WW1 Royal Horse Artillery Attributed Military Cross Winners Tunic.
A rare attributed Gallantry Medal winners example worn by Sir Archer Ernest Baldwin MC., later MP
The tunic is a good front line trench weight fighting regulation “Cuff” rank pattern with Lieutenant rank Stars and lace to each cuff. Complete with Royal Artillery buttons and collar badges and to the left breast a Military Cross ribbon. The left arm with bullion wound stripe. The interior with half cotton lining and with Hawkes tailors label with ink name. The tunic remains in untouched original as worn condition and is now with moth peppering and damage to one sleeve. See photographs. .. Accompanied by a copy photograph of Lieutenant Baldwin in uniform, prior to winning the MC.
Appox chest size armpit to armpit 19 inches.
London Gazette Military Cross Citation 13th January 1919.
2nd Lt. Archer Ernest Baldwin, R.F.A.,Spec. Res., attd. T/14th Bde., R.H.A., attd. Gds. Div. Arty.
For conspicuous gallantry and devotion to duty. While firing a barrage in support of the infantry his battery position was being heavily shelled. This officer was controlling the fire of the battery, and by his disregard of danger kept up the spirit of the men. He was badly hit, but refused to leave the control post until eventually led away by another officer. He set a fine example to his men under trying conditions.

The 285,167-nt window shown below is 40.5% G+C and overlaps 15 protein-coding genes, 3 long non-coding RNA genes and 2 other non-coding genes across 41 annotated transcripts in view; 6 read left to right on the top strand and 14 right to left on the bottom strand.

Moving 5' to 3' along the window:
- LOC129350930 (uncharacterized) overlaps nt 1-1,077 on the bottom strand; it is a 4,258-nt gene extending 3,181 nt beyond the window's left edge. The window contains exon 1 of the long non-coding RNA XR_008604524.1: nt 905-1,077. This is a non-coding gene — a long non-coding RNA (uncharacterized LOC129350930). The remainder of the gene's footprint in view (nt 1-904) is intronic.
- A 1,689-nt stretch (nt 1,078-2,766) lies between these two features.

Sir Archer Ernest Baldwin MC (30 December 1883 – 27 March 1966) was a farmer and British Conservative Party Member of Parliament (MP).
He was born in a log cabin in Tennessee, USA, to which his parents had emigrated. On their return to England, he was sent to Lucton School, Herefordshire, and then entered the family business as a cattle and sheep breeder, as well as becoming an auctioneer and land agent.
He married in 1911 and served in the Royal Horse Artillery in the First World War, being awarded the Military Cross for bravery during a 1918 attack on the Hindenburg Line.
He was active in the National Farmers Union and after being elected a Conservative MP in 1945 he became a Conservative spokesman on agriculture. He was knighted in 1958. He served as member for Leominster from 1945 until 1959. At one time he was a Deputy Lieutenant of Herefordshire. He died at his home in Tenbury Wells, Worcestershire, aged 82.
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